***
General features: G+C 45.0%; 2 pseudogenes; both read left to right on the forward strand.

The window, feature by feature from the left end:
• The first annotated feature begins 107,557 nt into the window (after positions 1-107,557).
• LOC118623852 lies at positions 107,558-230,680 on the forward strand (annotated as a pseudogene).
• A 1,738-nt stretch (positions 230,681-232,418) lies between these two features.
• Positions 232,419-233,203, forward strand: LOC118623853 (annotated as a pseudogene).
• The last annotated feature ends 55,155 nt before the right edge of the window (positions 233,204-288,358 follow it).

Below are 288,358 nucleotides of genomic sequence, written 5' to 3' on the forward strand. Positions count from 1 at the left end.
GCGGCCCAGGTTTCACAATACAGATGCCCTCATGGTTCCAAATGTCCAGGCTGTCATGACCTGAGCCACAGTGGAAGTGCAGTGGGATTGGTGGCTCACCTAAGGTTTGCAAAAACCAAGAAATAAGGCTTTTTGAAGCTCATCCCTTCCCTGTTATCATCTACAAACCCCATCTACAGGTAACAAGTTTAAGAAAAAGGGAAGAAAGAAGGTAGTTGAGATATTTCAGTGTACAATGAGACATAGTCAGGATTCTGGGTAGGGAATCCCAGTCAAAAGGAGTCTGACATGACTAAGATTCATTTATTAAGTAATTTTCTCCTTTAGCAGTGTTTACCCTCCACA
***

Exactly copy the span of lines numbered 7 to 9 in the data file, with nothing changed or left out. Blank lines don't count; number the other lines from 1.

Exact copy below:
• The last annotated feature ends 55,155 nt before the right edge of the window (positions 233,204-288,358 follow it).

Below are 288,358 nucleotides of genomic sequence, written 5' to 3' on the forward strand. Positions count from 1 at the left end.
GCGGCCCAGGTTTCACAATACAGATGCCCTCATGGTTCCAAATGTCCAGGCTGTCATGACCTGAGCCACAGTGGAAGTGCAGTGGGATTGGTGGCTCACCTAAGGTTTGCAAAAACCAAGAAATAAGGCTTTTTGAAGCTCATCCCTTCCCTGTTATCATCTACAAACCCCATCTACAGGTAACAAGTTTAAGAAAAAGGGAAGAAAGAAGGTAGTTGAGATATTTCAGTGTACAATGAGACATAGTCAGGATTCTGGGTAGGGAATCCCAGTCAAAAGGAGTCTGACATGACTAAGATTCATTTATTAAGTAATTTTCTCCTTTAGCAGTGTTTACCCTCCACA